The German pavilion at the Venice Biennale was designed decades ago to reflect the aesthetic ideals of the Nazis. Is it a hindrance to artists that should be demolished, or a piece of history that should be preserved?
Germany's past looms large in Venice
In a few weeks, people from around the world will flock to Venice for the 12th Venice Biennale of Architecture, which showcases new projects by big-name architects and designers.
Altogether, 28 national pavilions will be open to visitors, including the controversial German pavilion, which is a prime example of Nazi architecture. Now, the Federal Chamber of German Architects (BAK) has started a debate about the building's future.
The German pavilion building - situated in the southern part of Venice's Giardini Park, where the Biennale is held - is not particularly inviting. The entry is large, with four imposing pillars supporting a heavy-looking roof. The room inside has windows high above the ground, not offering any views of the surrounding area.
'Unsuitable for art'
The Biennale takes places in Venice's Giardini
Arno Sighard Schmid, president of the Federal Chamber of German Architects, does not think that the temple-like Nazi-era building represents modern Germany. He wants to see it torn down, saying that it is "neither suitable for art, nor for architecture" and has "no connection to the Venetian skyline."
Instead, he finds that it reflects the character of the Nazi era, which brings an emotional aspect into the debate.
The German Pavilion was first erected in 1909 as the Bavarian Pavilion, based on the designs of a Venetian architect. With its Ionic-style columns, it bore a resemblance to an ancient temple. In 1938, it was altered to reflect the Nazi regime's aesthetic ideals.
Then, in 1993, German conceptual artist Hans Haacke smashed the travertine floor of the pavilion's hall, where Hitler and Mussolini had once stood, leaving the fragments lying on the ground. He called the work "Failed Hope."
A place for expression
But according to Susanne Gaensheimer, director of the Frankfurt Museum for Modern Art and curator of the 2011 Art Biennale - the building is suitable for showcasing contemporary art, though it does represent a challenge for the artists.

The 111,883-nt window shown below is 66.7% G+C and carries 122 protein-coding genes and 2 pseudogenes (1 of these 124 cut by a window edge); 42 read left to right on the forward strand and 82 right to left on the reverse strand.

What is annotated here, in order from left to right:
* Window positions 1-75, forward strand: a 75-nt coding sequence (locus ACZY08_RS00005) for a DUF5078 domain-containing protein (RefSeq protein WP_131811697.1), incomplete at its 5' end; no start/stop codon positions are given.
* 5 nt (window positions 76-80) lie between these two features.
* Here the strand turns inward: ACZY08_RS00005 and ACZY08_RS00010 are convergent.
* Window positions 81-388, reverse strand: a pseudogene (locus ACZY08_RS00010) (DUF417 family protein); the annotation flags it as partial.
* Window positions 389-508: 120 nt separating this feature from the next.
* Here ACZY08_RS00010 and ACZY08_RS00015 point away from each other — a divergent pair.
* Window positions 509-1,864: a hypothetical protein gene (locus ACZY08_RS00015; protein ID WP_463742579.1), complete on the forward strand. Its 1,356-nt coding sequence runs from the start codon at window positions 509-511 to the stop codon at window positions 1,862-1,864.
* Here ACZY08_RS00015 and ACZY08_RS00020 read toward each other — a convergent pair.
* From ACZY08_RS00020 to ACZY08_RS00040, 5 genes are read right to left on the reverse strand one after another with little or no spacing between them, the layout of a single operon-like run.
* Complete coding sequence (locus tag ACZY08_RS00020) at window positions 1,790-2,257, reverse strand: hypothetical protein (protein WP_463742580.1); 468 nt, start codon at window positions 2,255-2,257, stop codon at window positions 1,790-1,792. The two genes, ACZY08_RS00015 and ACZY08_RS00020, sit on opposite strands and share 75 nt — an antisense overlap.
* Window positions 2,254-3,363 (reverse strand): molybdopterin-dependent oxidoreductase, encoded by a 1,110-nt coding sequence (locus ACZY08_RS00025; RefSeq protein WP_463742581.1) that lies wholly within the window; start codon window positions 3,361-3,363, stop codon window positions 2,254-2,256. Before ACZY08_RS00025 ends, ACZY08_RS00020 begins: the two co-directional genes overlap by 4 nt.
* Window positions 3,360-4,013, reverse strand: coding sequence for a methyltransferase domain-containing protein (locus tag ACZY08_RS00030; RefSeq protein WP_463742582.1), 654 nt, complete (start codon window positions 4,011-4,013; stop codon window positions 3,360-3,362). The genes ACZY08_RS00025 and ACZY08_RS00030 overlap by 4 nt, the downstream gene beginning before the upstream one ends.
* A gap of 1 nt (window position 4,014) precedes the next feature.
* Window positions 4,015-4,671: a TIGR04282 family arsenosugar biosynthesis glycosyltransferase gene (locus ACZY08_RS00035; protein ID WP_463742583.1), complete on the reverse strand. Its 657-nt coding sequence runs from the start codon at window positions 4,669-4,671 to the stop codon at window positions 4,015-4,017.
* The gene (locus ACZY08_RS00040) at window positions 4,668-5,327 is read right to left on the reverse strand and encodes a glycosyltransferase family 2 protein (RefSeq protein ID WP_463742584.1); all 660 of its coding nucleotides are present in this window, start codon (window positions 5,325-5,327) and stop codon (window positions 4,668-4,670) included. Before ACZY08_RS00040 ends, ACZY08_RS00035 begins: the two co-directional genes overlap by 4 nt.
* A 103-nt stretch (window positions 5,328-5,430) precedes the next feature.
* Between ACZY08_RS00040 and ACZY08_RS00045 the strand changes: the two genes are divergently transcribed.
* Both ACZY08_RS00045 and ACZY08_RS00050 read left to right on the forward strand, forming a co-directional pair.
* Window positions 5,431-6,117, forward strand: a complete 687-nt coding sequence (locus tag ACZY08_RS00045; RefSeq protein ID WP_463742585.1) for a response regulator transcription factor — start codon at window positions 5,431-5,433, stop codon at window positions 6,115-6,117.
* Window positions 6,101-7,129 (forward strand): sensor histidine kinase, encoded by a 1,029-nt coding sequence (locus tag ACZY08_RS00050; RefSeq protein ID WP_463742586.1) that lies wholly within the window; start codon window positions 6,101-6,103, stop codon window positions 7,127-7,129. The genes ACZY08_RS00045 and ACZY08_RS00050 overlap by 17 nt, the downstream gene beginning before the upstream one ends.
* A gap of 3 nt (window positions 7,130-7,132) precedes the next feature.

"There are many examples of exhibition halls with ideological or ideology-related architecture that show that this very confrontation with architecture has led to fantastic projects and artworks," said Gaensheimer. "You need to differentiate between the outer architecture and what happens on the inside."
Fantastic works of art have been presented in the German pavilion, she added - "and that is what represents this country."
In 2006, the German curator team highlighted the most attractive aspect of the pavilion: the roof
One example was the German presentation at the 2006 Architecture Biennale, which was titled "Convertible City." The team of curators, from the architecture firm Gruentuch Ernst, positioned a bright red staircase through the window on the side of the pavilion, which allowed visitors to climb up onto the roof. From there, they had a magnificent view of Venice.
The project was a good idea, conceded Arno Sighard Schmid, but not one that can be repeated over and over.
Constructing the staircase "was a difficult undertaking, but showed that the roof offers such wonderful possibilities," said Schmid. "And that's the reason I've proposed that our current democratic republic should present itself abroad in other ways than what this pavilion allows."
'History can't be erased'
However, the curator for next year's Art Biennale, Susanne Gaensheimer, maintains that history can't just be torn down.
"Demolishing architecture doesn't mean that you can change history," said Gaensheimer. "On the contrary, we can use architecture to preserve our consciousness of history."
Schlingensief hasn't yet commented on his plans for the German pavilion in 2011
The curator has invited German performance artist Christoph Schlingensief to design the pavilion for 2011. Schlingensief, who is battling lung cancer, has not yet commented on his plans. However, he has been quoted as saying that he wished the German pavilion could be erased with a mouse-click.
Gaensheimer does not interpret this to mean that Schlingensief favors the destruction of the building.
"I can imagine that he meant he would like to make this whole discussion disappear with the click of a mouse," she said. "That's what holds us up, always getting caught up in this discussion."
In his personal blog, Schlingensief has called the idea of tearing down the pavilion "idiotic," saying it was just a quick, unimaginative solution.
Author: Sigrid Hoff (ew/kjb)
Editor: Mark Mattox